I'm at one of my annual buddies trips at the Baywood Golf and Country Club Pro-Am in Arcata, Calif. My team is suffering from a run of mediocre swings and embarrassing results, but in spite of our frustrations, we're enjoying pleasant weather, plenty of belly laughs and (knock wood) no rules officials have been an intimate part of the outcome.
More on my trip later, but I've had a few people ask me what I thought of the PGA Championship and the Dustin Johnson ruling.
So I say everyone is to blame, but there's an order to the degree of responsibility:
First, the PGA made a mistake by not declaring bunkers outside the ropes waste areas. You can't allow the gallery to march around in bunkers and then play them the same way the bunkers inside the ropes are played. Horrible call by someone who gets paid to make good calls.
Second, a caddie is not paid to just carry clubs or read putts. This was an opportunity for a good caddie to have read the rule sheet and in the heat of the moment, to ask a few obvious questions, such as: Is* this sand-based lie, on the 72nd hole of a major, a bunker? *Another horrible call by someone who gets paid to make good calls.
Third, Johnson handled it well, in part because based on the local rules and the rule sheet that was passed out in the locker room, he knew he was wrong; but he further punctuated the reputation that he's not just long off the tee, he's short on smarts. Even if we agree it's not obvious that he's in a bunker (it's looks obvious to me in the replay), Johnson had to know he was hitting off a sand-based lie. And, at the very least, it should've occurred to him it might be a bunker. A horrible call by someone who gets paid regardless.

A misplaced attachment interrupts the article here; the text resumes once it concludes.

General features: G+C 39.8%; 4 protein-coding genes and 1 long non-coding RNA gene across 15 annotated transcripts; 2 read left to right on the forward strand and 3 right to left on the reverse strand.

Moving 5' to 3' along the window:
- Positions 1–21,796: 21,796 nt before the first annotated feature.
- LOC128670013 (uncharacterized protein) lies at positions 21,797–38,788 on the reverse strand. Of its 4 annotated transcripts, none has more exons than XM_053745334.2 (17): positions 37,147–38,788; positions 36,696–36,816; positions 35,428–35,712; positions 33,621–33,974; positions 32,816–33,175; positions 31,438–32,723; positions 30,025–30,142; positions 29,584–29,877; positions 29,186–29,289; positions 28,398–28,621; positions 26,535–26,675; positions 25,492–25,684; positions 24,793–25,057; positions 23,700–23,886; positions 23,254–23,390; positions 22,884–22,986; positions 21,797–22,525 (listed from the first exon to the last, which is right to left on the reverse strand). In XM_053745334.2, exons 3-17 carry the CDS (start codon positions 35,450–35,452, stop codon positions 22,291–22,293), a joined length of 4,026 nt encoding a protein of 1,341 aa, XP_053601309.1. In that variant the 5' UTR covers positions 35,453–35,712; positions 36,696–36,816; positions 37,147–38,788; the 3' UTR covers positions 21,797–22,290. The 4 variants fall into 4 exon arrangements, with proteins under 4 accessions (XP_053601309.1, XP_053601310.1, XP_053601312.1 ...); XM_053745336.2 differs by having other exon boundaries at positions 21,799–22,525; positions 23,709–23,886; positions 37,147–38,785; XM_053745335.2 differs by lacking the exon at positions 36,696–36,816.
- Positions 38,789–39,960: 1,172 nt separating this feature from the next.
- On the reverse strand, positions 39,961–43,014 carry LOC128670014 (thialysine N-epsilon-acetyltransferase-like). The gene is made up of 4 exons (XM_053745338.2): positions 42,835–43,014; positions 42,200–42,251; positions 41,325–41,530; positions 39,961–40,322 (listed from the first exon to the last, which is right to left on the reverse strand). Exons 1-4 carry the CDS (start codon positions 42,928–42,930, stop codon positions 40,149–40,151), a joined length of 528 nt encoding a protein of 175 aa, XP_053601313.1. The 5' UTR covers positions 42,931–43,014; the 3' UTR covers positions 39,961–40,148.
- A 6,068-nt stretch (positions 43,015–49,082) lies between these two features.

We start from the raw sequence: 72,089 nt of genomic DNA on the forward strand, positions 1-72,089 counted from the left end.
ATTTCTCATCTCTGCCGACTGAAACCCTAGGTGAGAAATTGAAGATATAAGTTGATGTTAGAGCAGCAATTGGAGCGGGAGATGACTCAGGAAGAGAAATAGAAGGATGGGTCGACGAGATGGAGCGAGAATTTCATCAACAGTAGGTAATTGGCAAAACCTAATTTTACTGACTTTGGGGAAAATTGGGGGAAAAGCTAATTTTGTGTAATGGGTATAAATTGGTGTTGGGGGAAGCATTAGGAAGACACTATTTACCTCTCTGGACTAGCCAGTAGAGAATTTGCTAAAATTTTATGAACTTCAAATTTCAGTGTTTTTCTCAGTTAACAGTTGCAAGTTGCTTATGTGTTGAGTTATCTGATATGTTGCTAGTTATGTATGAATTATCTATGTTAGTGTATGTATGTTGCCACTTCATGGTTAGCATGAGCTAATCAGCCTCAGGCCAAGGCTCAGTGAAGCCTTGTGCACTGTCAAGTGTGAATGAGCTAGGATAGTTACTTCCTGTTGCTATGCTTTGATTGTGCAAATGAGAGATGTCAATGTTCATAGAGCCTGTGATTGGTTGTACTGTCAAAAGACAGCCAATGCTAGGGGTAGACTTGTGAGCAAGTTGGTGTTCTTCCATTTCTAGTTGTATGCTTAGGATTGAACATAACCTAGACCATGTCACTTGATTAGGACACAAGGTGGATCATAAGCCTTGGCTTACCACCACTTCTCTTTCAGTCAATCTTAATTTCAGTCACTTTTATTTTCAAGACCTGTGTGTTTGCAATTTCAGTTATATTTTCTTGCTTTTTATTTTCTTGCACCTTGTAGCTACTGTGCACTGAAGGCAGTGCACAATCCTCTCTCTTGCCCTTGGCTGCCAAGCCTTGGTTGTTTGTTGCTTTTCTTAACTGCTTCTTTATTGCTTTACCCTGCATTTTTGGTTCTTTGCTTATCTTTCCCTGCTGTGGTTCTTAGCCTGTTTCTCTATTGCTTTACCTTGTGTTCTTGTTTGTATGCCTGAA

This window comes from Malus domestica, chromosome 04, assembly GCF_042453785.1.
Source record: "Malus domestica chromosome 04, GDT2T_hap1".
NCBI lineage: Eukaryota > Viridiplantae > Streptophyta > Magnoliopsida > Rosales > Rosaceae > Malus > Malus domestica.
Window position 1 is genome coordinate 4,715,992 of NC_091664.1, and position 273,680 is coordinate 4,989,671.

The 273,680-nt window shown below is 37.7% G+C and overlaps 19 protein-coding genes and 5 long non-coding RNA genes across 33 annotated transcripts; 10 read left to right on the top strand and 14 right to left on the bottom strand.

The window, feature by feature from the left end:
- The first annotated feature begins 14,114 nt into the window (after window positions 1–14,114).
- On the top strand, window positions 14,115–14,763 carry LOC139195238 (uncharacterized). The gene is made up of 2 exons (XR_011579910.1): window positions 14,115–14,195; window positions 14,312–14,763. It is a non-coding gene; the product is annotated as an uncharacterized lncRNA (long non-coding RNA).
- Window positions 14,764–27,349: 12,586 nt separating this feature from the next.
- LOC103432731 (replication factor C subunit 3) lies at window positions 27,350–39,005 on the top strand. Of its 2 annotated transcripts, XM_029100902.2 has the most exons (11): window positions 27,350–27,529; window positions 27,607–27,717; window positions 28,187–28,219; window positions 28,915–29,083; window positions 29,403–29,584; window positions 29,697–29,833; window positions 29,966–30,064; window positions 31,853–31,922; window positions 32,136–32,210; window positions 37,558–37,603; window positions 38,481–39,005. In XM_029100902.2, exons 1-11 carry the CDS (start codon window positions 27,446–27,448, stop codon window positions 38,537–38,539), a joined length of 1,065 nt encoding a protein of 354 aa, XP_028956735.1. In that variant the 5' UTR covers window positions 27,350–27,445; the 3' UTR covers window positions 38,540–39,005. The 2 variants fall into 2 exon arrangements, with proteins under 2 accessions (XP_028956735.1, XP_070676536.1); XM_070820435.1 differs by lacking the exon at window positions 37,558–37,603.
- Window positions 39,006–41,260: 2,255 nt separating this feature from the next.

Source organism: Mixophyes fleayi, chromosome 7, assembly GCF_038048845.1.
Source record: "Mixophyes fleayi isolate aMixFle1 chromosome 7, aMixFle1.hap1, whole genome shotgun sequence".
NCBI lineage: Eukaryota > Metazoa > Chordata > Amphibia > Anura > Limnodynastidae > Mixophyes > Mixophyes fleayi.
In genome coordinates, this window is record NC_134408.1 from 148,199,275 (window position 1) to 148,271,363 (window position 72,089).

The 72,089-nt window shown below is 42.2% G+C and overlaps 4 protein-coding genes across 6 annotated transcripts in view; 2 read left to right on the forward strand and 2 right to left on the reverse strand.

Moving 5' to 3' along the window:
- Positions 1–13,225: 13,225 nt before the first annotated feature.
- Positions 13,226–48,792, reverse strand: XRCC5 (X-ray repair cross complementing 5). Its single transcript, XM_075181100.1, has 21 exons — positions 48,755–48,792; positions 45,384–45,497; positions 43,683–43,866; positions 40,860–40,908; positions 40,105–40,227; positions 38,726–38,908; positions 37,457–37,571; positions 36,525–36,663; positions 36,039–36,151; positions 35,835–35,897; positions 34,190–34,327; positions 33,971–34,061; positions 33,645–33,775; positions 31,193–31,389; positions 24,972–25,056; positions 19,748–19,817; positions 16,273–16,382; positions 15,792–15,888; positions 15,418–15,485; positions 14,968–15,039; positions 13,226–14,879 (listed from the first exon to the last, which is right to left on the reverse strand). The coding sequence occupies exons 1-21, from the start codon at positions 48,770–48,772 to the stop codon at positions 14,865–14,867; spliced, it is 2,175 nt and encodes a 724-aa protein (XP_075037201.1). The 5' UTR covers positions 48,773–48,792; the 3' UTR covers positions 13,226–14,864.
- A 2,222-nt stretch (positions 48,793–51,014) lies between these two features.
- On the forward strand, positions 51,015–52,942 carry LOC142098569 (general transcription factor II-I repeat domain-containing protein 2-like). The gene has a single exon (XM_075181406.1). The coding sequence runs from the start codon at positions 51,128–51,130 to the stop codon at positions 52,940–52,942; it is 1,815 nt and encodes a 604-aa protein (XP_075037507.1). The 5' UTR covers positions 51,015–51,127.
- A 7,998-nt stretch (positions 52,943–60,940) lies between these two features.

Johnson is still going to the Ryder Cup and he has 435,000 more reasons why he'll get over it. Bobby Brown, Johnson's caddie, still has his job. And the PGA of America is happy--it's Tuesday after a "generic" winner and the golf world is still talking about the PGA Championship.
On the subject of generic, I'm shifting my focus back to my golf game, the Baywood Pro-Am and the rule sheet.
(Photograph by Getty Images.)